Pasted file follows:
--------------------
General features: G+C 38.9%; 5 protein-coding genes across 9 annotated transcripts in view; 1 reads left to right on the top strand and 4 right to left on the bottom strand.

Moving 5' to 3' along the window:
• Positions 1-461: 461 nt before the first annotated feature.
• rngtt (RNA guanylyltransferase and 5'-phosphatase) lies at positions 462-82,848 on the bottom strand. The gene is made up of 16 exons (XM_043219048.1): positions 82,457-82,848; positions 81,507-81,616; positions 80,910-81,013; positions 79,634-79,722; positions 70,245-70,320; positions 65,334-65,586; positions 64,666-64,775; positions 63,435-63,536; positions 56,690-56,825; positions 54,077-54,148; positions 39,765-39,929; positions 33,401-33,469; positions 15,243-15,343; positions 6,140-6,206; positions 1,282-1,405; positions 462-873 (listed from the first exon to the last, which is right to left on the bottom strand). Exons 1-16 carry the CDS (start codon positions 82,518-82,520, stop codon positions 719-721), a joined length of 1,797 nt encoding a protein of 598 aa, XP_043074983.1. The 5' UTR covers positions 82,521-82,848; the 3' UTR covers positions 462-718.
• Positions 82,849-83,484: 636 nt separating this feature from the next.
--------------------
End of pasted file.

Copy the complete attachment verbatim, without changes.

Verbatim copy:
General features: G+C 38.9%; 5 protein-coding genes across 9 annotated transcripts in view; 1 reads left to right on the top strand and 4 right to left on the bottom strand.

Moving 5' to 3' along the window:
• Positions 1-461: 461 nt before the first annotated feature.
• rngtt (RNA guanylyltransferase and 5'-phosphatase) lies at positions 462-82,848 on the bottom strand. The gene is made up of 16 exons (XM_043219048.1): positions 82,457-82,848; positions 81,507-81,616; positions 80,910-81,013; positions 79,634-79,722; positions 70,245-70,320; positions 65,334-65,586; positions 64,666-64,775; positions 63,435-63,536; positions 56,690-56,825; positions 54,077-54,148; positions 39,765-39,929; positions 33,401-33,469; positions 15,243-15,343; positions 6,140-6,206; positions 1,282-1,405; positions 462-873 (listed from the first exon to the last, which is right to left on the bottom strand). Exons 1-16 carry the CDS (start codon positions 82,518-82,520, stop codon positions 719-721), a joined length of 1,797 nt encoding a protein of 598 aa, XP_043074983.1. The 5' UTR covers positions 82,521-82,848; the 3' UTR covers positions 462-718.
• Positions 82,849-83,484: 636 nt separating this feature from the next.